Return to prison[edit]

On 17 November 2009 she was named as being one of two people arrested in connection with an attack on the Massereene Barracks in Northern Ireland in March 2009 in which two British soldiers were shot dead.[13] In 2011 she was charged with providing property for the purposes of terrorism.[14]

Graffiti supporting Price on the Falls Road, Belfast following her 2011 imprisonment

On 15 May 2011, she was charged with encouraging support for an illegal organisation. This related to her involvement in a statement given at an Easter Rising rally in Derry in 2011.[15]

On the same day the Secretary of State for Northern Ireland, Owen Paterson, revoked her release from prison on licence. Paterson said the decision was made because the threat posed by Price had "significantly increased".[16]

Price was the only female inmate at HM Prison Maghaberry near Lisburn from May 2011 until she was moved to the hospital wing of HM Prison Hydebank Wood in February 2012. In May 2012, at a rally in her support, Price's husband, Gerry McGlinchey, stated that his wife was near breaking point. The charges against Price and three men from Derry in relation to the Easter Rising rally were later dismissed at Derry Magistrates' Court in May 2012.[17]

On 7 June 2012, a protest close to Times Square in Manhattan, New York called for Price to be released from what her family describes as internment.[18] On 30 May 2013, Price was released from prison after a decision by the Parole Commissioners.[19][20]


  1. ^ "Marian Price returned to jail by Secretary of State", BBC News, 16 May 2011. Retrieved 20 March 2016.
  2. ^ a b c d e Keefe, Patrick Radden (2018). Say Nothing. William Collins. ISBN 9780008159276.
  3. ^ Andrew Sanders (24 January 2013). "Dolours Price, Boston College, and the myth of the "Price sisters" | The United States of America and Northern Ireland". Retrieved 12 December 2016.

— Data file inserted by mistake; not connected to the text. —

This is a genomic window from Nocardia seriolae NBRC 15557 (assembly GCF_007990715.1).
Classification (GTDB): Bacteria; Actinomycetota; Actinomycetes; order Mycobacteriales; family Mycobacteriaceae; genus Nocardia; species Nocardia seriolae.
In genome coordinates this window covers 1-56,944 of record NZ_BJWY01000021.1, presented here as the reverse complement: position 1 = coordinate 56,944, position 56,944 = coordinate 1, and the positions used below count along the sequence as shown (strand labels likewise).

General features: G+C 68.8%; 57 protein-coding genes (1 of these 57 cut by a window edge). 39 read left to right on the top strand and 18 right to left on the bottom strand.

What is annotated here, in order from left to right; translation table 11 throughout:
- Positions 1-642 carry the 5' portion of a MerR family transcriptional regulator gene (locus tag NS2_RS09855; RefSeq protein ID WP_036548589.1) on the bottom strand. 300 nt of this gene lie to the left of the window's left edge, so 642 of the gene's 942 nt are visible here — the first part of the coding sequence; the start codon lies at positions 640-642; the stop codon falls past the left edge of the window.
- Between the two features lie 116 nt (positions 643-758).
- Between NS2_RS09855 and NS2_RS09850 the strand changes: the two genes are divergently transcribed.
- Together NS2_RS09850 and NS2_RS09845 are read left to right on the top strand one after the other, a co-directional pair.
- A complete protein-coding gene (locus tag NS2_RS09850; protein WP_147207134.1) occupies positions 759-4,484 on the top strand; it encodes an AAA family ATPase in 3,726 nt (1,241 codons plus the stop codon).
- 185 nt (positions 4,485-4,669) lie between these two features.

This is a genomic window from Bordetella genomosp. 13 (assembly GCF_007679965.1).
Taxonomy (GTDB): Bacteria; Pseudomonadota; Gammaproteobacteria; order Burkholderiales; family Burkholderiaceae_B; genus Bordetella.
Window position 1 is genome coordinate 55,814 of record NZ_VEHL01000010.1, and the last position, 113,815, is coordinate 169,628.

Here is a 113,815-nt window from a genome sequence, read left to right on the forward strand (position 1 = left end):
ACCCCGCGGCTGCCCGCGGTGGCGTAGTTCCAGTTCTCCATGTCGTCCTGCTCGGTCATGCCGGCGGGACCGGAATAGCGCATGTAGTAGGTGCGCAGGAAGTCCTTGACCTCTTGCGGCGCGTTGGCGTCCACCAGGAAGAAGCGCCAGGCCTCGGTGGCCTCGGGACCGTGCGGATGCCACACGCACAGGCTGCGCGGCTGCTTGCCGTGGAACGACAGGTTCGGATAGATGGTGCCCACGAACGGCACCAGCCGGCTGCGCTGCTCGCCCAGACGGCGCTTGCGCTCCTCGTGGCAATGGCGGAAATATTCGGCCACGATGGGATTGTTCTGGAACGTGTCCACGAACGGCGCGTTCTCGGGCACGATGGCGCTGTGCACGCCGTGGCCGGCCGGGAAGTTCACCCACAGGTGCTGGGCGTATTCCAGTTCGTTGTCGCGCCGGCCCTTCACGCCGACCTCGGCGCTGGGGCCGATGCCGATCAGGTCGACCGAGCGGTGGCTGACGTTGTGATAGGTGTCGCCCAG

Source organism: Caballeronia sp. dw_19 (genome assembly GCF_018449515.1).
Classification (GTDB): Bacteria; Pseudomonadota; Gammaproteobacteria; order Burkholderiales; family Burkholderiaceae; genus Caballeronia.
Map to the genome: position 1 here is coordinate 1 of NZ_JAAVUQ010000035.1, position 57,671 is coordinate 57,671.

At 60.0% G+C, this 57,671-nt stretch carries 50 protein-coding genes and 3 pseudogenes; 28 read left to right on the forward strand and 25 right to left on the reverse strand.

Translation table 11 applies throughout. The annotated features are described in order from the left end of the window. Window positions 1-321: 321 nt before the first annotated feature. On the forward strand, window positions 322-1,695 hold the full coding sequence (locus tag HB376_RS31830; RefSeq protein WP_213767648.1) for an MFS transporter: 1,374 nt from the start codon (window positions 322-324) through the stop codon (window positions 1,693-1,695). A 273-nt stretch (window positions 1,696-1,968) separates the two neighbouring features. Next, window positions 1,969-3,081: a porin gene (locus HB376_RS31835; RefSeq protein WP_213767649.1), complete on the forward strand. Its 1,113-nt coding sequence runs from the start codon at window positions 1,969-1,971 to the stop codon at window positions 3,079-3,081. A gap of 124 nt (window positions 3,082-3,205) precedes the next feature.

4. ^ Keefe, Patrick Radden (16 March 2015). "Where the Bodies Are Buried". The New Yorker. Retrieved 3 May 2020.
  5. ^ Breen, Suzanne (31 May 2013). "Dissident republican Marian Price freed after year spent in hospital". Belfast Telegraph. Retrieved 12 December 2016.
  6. ^ O'Malley, Michael (5 March 1995). "Sinn Féin Builds Image as Force for Peace". The Plain Dealer.
  7. ^ Joyce, Joe (10 June 2010). "Hostages teach IRA kidnappers all about racing". The Irish Times. Retrieved 2 May 2020.
  8. ^ Morris, Allison (1 November 2018). "Marian Price denies murder of Jean McConville". The Irish Times. Retrieved 15 October 2021.
  9. ^ "Profile: Dolours Price". The Sunday Times. 30 September 2012. Retrieved 21 June 2021.
  10. ^ "A Chronology of the Conflict - 1999". Conflict Archive on the Internet. 8 October 2021. Retrieved 21 June 2021.
  11. ^ English, Richard (2003). Armed Struggle: The History of the IRA. Pan Books. p. 320. ISBN 0-330-49388-4.
  12. ^ a b Cowan, Rosie (13 March 2003). "'I have no regrets'". The Guardian. Retrieved 2 May 2020.
  13. ^ "IRA bomber held over base murders". BBC News. 17 November 2009. Retrieved 22 July 2011.
  14. ^ McDonald, Henry (22 July 2011). "Old Bailey bomber Marian Price on new charge". The Guardian. Retrieved 2 May 2020.
  15. ^ Old Bailey bomber Marian Price charged over rally. BBC News, 15 May 2011. Retrieved 22 July 2011.
  16. ^ Marian Price returned to jail by Secretary of State, BBC News, 16 May 2011. Retrieved 22 July 2011.
  17. ^ "Derry terrorist Easter rally charges dismissed". BBC News. 10 May 2012. Retrieved 15 October 2021.
  18. ^ Muldoon, Molly (13 June 2012). "Irish Americans stage protest at Queen's Jubilee for NYC free Marian Price campaign". News. Irish Central. Retrieved 3 May 2020.
  19. ^ "Marian Price released from custody". BBC News. 30 May 2013. Retrieved 2 May 2020.
  20. ^ "Reaction to Marian Price's release". BBC News. 30 May 2013. Retrieved 21 June 2021.

Further reading[edit]

  • Clutterbuck, Richard (1980). Kidnap and Ransom. Boston: Faber & Faber.

External links[edit]